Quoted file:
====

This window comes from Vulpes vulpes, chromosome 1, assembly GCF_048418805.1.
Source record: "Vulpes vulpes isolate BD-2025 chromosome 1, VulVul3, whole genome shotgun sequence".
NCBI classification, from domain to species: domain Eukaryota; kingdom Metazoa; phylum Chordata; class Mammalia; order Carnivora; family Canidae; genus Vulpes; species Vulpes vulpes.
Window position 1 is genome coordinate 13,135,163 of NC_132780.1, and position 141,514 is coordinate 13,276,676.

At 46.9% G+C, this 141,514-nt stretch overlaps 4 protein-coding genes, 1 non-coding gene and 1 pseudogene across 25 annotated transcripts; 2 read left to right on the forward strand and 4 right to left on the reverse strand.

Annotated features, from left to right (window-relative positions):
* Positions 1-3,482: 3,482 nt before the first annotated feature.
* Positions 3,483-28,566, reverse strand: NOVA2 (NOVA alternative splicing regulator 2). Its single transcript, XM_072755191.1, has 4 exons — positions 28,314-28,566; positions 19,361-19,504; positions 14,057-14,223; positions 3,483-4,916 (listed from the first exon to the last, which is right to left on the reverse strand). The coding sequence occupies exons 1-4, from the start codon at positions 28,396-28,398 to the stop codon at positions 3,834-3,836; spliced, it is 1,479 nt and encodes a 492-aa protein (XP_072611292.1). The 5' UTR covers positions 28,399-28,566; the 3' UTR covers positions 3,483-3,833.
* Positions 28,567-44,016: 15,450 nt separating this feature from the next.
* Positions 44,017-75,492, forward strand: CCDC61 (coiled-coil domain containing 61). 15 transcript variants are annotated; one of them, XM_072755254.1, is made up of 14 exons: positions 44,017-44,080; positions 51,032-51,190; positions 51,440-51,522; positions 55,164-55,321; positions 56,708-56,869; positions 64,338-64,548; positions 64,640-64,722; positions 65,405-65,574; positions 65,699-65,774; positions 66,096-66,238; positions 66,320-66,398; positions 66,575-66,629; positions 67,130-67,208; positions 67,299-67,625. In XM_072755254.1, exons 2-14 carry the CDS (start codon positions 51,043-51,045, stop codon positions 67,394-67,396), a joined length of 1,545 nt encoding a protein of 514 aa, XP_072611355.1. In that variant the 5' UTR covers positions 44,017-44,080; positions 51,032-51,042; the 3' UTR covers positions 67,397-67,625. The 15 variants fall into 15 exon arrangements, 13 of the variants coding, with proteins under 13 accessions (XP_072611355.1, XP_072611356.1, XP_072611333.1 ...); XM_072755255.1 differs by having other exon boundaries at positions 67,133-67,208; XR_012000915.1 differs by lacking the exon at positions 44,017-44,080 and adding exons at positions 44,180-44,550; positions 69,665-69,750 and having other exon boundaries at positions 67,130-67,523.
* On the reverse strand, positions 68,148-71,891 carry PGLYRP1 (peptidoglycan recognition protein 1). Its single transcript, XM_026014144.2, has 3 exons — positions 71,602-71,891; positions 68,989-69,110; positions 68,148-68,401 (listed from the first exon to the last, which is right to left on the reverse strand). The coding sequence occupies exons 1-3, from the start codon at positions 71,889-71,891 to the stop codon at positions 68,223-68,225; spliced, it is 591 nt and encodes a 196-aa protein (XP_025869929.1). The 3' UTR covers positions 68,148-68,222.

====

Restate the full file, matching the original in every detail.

This window comes from Vulpes vulpes, chromosome 1, assembly GCF_048418805.1.
Source record: "Vulpes vulpes isolate BD-2025 chromosome 1, VulVul3, whole genome shotgun sequence".
NCBI classification, from domain to species: domain Eukaryota; kingdom Metazoa; phylum Chordata; class Mammalia; order Carnivora; family Canidae; genus Vulpes; species Vulpes vulpes.
Window position 1 is genome coordinate 13,135,163 of NC_132780.1, and position 141,514 is coordinate 13,276,676.

At 46.9% G+C, this 141,514-nt stretch overlaps 4 protein-coding genes, 1 non-coding gene and 1 pseudogene across 25 annotated transcripts; 2 read left to right on the forward strand and 4 right to left on the reverse strand.

Annotated features, from left to right (window-relative positions):
* Positions 1-3,482: 3,482 nt before the first annotated feature.
* Positions 3,483-28,566, reverse strand: NOVA2 (NOVA alternative splicing regulator 2). Its single transcript, XM_072755191.1, has 4 exons — positions 28,314-28,566; positions 19,361-19,504; positions 14,057-14,223; positions 3,483-4,916 (listed from the first exon to the last, which is right to left on the reverse strand). The coding sequence occupies exons 1-4, from the start codon at positions 28,396-28,398 to the stop codon at positions 3,834-3,836; spliced, it is 1,479 nt and encodes a 492-aa protein (XP_072611292.1). The 5' UTR covers positions 28,399-28,566; the 3' UTR covers positions 3,483-3,833.
* Positions 28,567-44,016: 15,450 nt separating this feature from the next.
* Positions 44,017-75,492, forward strand: CCDC61 (coiled-coil domain containing 61). 15 transcript variants are annotated; one of them, XM_072755254.1, is made up of 14 exons: positions 44,017-44,080; positions 51,032-51,190; positions 51,440-51,522; positions 55,164-55,321; positions 56,708-56,869; positions 64,338-64,548; positions 64,640-64,722; positions 65,405-65,574; positions 65,699-65,774; positions 66,096-66,238; positions 66,320-66,398; positions 66,575-66,629; positions 67,130-67,208; positions 67,299-67,625. In XM_072755254.1, exons 2-14 carry the CDS (start codon positions 51,043-51,045, stop codon positions 67,394-67,396), a joined length of 1,545 nt encoding a protein of 514 aa, XP_072611355.1. In that variant the 5' UTR covers positions 44,017-44,080; positions 51,032-51,042; the 3' UTR covers positions 67,397-67,625. The 15 variants fall into 15 exon arrangements, 13 of the variants coding, with proteins under 13 accessions (XP_072611355.1, XP_072611356.1, XP_072611333.1 ...); XM_072755255.1 differs by having other exon boundaries at positions 67,133-67,208; XR_012000915.1 differs by lacking the exon at positions 44,017-44,080 and adding exons at positions 44,180-44,550; positions 69,665-69,750 and having other exon boundaries at positions 67,130-67,523.
* On the reverse strand, positions 68,148-71,891 carry PGLYRP1 (peptidoglycan recognition protein 1). Its single transcript, XM_026014144.2, has 3 exons — positions 71,602-71,891; positions 68,989-69,110; positions 68,148-68,401 (listed from the first exon to the last, which is right to left on the reverse strand). The coding sequence occupies exons 1-3, from the start codon at positions 71,889-71,891 to the stop codon at positions 68,223-68,225; spliced, it is 591 nt and encodes a 196-aa protein (XP_025869929.1). The 3' UTR covers positions 68,148-68,222.